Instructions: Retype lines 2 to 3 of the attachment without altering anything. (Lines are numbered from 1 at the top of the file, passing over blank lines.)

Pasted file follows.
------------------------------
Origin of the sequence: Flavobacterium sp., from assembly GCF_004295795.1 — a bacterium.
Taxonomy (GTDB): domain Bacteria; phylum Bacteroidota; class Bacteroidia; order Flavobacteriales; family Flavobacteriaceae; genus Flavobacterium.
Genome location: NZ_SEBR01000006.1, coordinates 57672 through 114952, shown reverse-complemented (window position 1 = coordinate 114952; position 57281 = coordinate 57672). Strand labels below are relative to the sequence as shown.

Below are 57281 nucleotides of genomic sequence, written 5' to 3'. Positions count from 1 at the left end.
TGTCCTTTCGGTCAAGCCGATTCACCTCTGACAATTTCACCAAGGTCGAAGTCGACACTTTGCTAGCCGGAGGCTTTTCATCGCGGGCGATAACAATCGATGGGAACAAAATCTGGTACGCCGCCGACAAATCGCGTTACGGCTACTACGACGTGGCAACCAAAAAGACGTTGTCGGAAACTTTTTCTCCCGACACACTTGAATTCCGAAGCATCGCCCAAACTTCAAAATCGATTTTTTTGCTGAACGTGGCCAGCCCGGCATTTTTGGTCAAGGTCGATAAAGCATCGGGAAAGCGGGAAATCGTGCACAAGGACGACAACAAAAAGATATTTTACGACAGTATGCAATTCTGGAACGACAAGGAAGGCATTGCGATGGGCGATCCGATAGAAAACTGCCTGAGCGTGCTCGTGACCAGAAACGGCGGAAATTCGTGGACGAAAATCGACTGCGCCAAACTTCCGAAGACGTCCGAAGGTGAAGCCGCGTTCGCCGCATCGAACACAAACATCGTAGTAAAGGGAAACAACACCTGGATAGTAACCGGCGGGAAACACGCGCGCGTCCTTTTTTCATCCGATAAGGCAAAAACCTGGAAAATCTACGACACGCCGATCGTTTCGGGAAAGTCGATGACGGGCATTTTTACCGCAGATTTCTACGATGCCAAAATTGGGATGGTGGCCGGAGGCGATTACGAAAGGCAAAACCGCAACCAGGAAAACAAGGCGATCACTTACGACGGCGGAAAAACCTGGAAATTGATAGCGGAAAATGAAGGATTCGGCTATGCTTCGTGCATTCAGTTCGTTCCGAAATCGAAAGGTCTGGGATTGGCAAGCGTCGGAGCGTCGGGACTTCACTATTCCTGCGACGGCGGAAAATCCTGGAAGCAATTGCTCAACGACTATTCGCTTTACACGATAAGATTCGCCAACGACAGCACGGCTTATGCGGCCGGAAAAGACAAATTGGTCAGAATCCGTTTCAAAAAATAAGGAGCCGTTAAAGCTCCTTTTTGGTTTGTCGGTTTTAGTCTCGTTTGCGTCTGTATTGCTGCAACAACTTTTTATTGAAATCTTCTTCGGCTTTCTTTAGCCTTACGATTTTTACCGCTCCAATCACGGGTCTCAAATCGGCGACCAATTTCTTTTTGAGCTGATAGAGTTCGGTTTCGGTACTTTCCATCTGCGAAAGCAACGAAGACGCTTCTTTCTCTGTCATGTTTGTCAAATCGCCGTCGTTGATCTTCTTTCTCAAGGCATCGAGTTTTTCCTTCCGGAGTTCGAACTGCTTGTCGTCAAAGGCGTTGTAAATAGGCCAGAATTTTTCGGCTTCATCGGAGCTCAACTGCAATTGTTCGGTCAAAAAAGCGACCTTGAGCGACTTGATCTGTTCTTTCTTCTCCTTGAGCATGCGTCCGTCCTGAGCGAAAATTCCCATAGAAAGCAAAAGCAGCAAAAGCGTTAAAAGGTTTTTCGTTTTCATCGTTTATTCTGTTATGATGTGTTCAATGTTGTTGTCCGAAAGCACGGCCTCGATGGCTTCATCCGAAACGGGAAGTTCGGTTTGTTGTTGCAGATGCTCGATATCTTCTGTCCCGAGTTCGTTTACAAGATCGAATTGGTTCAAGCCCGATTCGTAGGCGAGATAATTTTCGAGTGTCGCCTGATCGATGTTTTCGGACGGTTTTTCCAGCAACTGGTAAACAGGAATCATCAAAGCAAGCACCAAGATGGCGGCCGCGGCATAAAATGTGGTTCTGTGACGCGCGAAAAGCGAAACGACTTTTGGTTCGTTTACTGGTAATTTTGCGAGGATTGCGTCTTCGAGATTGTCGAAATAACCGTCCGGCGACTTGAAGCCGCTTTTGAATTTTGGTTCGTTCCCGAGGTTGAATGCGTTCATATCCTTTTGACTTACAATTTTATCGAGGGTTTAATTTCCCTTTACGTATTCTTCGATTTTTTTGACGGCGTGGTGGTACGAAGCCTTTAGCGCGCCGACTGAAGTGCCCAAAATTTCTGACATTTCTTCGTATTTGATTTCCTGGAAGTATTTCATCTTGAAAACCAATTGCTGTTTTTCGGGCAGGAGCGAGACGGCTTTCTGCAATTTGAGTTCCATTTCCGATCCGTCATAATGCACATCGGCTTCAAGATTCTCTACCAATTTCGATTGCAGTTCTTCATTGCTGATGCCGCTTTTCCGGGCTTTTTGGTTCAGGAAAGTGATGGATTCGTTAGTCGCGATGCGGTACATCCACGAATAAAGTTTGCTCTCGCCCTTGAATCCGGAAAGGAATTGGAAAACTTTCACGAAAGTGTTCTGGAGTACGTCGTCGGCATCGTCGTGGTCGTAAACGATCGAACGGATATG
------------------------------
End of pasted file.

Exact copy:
Taxonomy (GTDB): domain Bacteria; phylum Bacteroidota; class Bacteroidia; order Flavobacteriales; family Flavobacteriaceae; genus Flavobacterium.
Genome location: NZ_SEBR01000006.1, coordinates 57672 through 114952, shown reverse-complemented (window position 1 = coordinate 114952; position 57281 = coordinate 57672). Strand labels below are relative to the sequence as shown.